Endophytes: Crop Productivity and Protection

Volume 2

  • Dinesh K. Maheshwari
  • K. Annapurna

Part of the Sustainable Development and Biodiversity book series (SDEB, volume 16)

Table of contents

  1. Front Matter
    Pages i-xi
  2. Dinesh K. Maheshwari, Shrivardhan Dheeman, K. Annapurna
    Pages 1-9
  3. Akshit Puri, Kiran Preet Padda, Chris P. Chanway
    Pages 11-45
  4. Yelugere L. Krishnamurthy, B. Shankar Naik
    Pages 47-60
  5. Abhishek Walia, Shiwani Guleria, Anjali Chauhan, Preeti Mehta
    Pages 61-93
  6. Abdul Latif Khan, Raheem Shahzad, Ahmed Al-Harrasi, In-Jung Lee
    Pages 95-110
  7. Akshit Puri, Kiran Preet Padda, Chris P. Chanway
    Pages 111-132
  8. A. Muthukumar, R. Udhayakumar, R. Naveenkumar
    Pages 133-161
  9. M. F. Carvalho, Y. Ma, R. S. Oliveira, H. Freitas
    Pages 163-189
  10. Pamoda B. Ratnaweera, E. Dilip de Silva
    Pages 191-212
  11. Shahid Iqbal Mohammed, Mohini Panditrao Patil, Ravindra Himmatrao Patil, Vijay Laxminarayan Maheshwari
    Pages 213-237
  12. Úrsula Fillat, Raquel Martín-Sampedro, David Macaya-Sanz, Juan A. Martín, David Ibarra, María E. Eugenio
    Pages 261-281
  13. K. G. Ramawat
    Pages 283-286
  14. Back Matter
    Pages 287-291

About this book


This book reviews the latest developments in our understanding of microbial endophytes and their potential applications in enhancing productivity and disease protection. It covers all the latest discoveries regarding endophytes, their interactions with plants and application in agricultural productivity and protection.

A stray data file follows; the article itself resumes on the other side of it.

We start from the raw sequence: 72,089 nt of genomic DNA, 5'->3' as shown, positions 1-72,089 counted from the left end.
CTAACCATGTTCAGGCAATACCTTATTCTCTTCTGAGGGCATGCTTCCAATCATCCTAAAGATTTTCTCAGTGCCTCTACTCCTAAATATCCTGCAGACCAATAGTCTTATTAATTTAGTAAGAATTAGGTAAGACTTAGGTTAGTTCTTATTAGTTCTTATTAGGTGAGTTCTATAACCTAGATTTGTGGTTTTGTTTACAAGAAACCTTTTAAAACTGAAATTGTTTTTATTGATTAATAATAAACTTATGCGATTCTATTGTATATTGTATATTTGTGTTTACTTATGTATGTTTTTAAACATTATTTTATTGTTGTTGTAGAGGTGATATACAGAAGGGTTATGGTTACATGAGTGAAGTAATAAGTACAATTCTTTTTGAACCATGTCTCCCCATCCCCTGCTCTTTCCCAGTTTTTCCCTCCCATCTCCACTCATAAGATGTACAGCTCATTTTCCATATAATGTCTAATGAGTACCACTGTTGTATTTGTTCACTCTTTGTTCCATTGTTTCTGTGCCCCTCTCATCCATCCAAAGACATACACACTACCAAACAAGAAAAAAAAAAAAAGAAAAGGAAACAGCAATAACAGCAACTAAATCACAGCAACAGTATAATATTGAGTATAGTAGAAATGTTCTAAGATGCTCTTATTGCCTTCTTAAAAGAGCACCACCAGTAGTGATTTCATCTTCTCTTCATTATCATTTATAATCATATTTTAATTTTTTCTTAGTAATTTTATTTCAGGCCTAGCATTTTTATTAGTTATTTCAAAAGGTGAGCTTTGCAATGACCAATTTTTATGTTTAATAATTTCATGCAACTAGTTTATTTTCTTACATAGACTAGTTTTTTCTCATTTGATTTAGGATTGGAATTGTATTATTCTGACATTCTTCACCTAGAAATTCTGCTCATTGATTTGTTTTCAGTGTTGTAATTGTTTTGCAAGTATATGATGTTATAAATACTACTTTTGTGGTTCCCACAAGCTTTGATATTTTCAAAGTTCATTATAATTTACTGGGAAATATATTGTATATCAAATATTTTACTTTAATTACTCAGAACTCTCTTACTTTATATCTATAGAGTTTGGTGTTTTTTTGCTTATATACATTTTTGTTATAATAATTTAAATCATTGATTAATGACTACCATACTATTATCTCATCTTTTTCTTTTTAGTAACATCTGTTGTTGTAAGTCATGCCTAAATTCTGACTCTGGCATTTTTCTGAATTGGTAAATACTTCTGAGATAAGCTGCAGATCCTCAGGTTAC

Our understanding of endophytes has increased exponentially in recent decades. These microbes, such as fungi, bacteria, and actinobacteria, establish a symbiotic or parasitic association with plants. A better understanding of endophytic microorganisms may help to elucidate their functions and potential role in developing sustainable systems of crop production and improved protection against biotic stresses. Endophytes play a vital role in plant growth and health promotion. Endophytic bacteria are of agrobiological interest because they create host-endophyte relationships, which can open exciting prospects for newer biotechnological applications. Endophytes have also proven to be a beneficial and sustainable alternative to agrochemicals due to their role in the biocontrol of pests and diseases. Further, endophytes are essential to the production of several secondary metabolites in grasses, in the process of gummosis in trees, and the production of useful metabolites such as alkaloids, pestaloside, cryptocandin, enfumafungin, subglutinols, etc. for the host plant. They are also involved in the production of enzymes, biosurfactants, biocontrol agents and plant growth promoters. As such, it is imperative that we explore these products’ industrial applications in the fields of biotechnology, pharmacy and agriculture.

This volume will offers a valuable guidance for botanists, microbiologists, biotechnologists, molecular biologists, environmentalists, policymakers, conservationists, and those working for the protection of plant species of agricultural and medicinal importance.


microbial endophytes endophytic microorganisms industrial applications biotechnological applications secondary metabolites

Editors and affiliations

  • Dinesh K. Maheshwari
    • 1
  • K. Annapurna
    • 2
  1. 1.Department of Botany and MicrobiologyGurukul Kangri UniversityHaridwarIndia
  2. 2.Division of MicrobiologyIndian Agricultural ResearchNew DelhiIndia

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